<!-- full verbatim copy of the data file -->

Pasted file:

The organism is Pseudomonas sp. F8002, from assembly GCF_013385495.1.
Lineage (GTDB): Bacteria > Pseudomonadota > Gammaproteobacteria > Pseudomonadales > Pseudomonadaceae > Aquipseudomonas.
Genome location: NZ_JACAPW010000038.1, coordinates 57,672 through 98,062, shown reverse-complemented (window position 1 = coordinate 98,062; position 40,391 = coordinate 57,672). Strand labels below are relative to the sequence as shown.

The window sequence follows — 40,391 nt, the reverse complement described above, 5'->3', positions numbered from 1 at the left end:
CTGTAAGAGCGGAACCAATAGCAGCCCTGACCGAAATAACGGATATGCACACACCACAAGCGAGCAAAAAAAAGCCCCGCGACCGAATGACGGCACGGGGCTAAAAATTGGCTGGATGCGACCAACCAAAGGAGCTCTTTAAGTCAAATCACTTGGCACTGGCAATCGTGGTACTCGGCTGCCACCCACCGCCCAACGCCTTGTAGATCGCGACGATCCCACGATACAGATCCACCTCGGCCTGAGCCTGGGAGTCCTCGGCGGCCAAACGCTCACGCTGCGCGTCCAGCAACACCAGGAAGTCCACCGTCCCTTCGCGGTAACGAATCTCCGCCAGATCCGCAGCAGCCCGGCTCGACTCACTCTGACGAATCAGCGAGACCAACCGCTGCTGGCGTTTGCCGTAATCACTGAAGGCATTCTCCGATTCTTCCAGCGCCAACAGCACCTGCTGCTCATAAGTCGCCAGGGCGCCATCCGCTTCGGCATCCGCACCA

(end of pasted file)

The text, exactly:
The organism is Pseudomonas sp. F8002, from assembly GCF_013385495.1.
Lineage (GTDB): Bacteria > Pseudomonadota > Gammaproteobacteria > Pseudomonadales > Pseudomonadaceae > Aquipseudomonas.
Genome location: NZ_JACAPW010000038.1, coordinates 57,672 through 98,062, shown reverse-complemented (window position 1 = coordinate 98,062; position 40,391 = coordinate 57,672). Strand labels below are relative to the sequence as shown.

The window sequence follows — 40,391 nt, the reverse complement described above, 5'->3', positions numbered from 1 at the left end:
CTGTAAGAGCGGAACCAATAGCAGCCCTGACCGAAATAACGGATATGCACACACCACAAGCGAGCAAAAAAAAGCCCCGCGACCGAATGACGGCACGGGGCTAAAAATTGGCTGGATGCGACCAACCAAAGGAGCTCTTTAAGTCAAATCACTTGGCACTGGCAATCGTGGTACTCGGCTGCCACCCACCGCCCAACGCCTTGTAGATCGCGACGATCCCACGATACAGATCCACCTCGGCCTGAGCCTGGGAGTCCTCGGCGGCCAAACGCTCACGCTGCGCGTCCAGCAACACCAGGAAGTCCACCGTCCCTTCGCGGTAACGAATCTCCGCCAGATCCGCAGCAGCCCGGCTCGACTCACTCTGACGAATCAGCGAGACCAACCGCTGCTGGCGTTTGCCGTAATCACTGAAGGCATTCTCCGATTCTTCCAGCGCCAACAGCACCTGCTGCTCATAAGTCGCCAGGGCGCCATCCGCTTCGGCATCCGCACCA